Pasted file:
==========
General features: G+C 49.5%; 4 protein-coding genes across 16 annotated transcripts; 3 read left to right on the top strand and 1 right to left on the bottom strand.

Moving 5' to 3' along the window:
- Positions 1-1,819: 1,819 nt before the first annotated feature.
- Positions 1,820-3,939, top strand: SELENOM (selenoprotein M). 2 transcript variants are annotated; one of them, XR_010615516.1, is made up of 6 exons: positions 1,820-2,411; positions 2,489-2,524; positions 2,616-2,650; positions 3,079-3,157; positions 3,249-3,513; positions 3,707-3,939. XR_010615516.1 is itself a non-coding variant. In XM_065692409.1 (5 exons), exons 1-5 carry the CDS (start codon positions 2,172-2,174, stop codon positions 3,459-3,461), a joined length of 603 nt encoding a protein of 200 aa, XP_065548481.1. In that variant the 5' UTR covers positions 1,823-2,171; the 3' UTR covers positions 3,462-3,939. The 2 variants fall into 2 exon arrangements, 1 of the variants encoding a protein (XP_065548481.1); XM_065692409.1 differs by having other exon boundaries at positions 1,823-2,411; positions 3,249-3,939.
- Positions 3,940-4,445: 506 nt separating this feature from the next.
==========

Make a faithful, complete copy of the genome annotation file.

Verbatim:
General features: G+C 49.5%; 4 protein-coding genes across 16 annotated transcripts; 3 read left to right on the top strand and 1 right to left on the bottom strand.

Moving 5' to 3' along the window:
- Positions 1-1,819: 1,819 nt before the first annotated feature.
- Positions 1,820-3,939, top strand: SELENOM (selenoprotein M). 2 transcript variants are annotated; one of them, XR_010615516.1, is made up of 6 exons: positions 1,820-2,411; positions 2,489-2,524; positions 2,616-2,650; positions 3,079-3,157; positions 3,249-3,513; positions 3,707-3,939. XR_010615516.1 is itself a non-coding variant. In XM_065692409.1 (5 exons), exons 1-5 carry the CDS (start codon positions 2,172-2,174, stop codon positions 3,459-3,461), a joined length of 603 nt encoding a protein of 200 aa, XP_065548481.1. In that variant the 5' UTR covers positions 1,823-2,171; the 3' UTR covers positions 3,462-3,939. The 2 variants fall into 2 exon arrangements, 1 of the variants encoding a protein (XP_065548481.1); XM_065692409.1 differs by having other exon boundaries at positions 1,823-2,411; positions 3,249-3,939.
- Positions 3,940-4,445: 506 nt separating this feature from the next.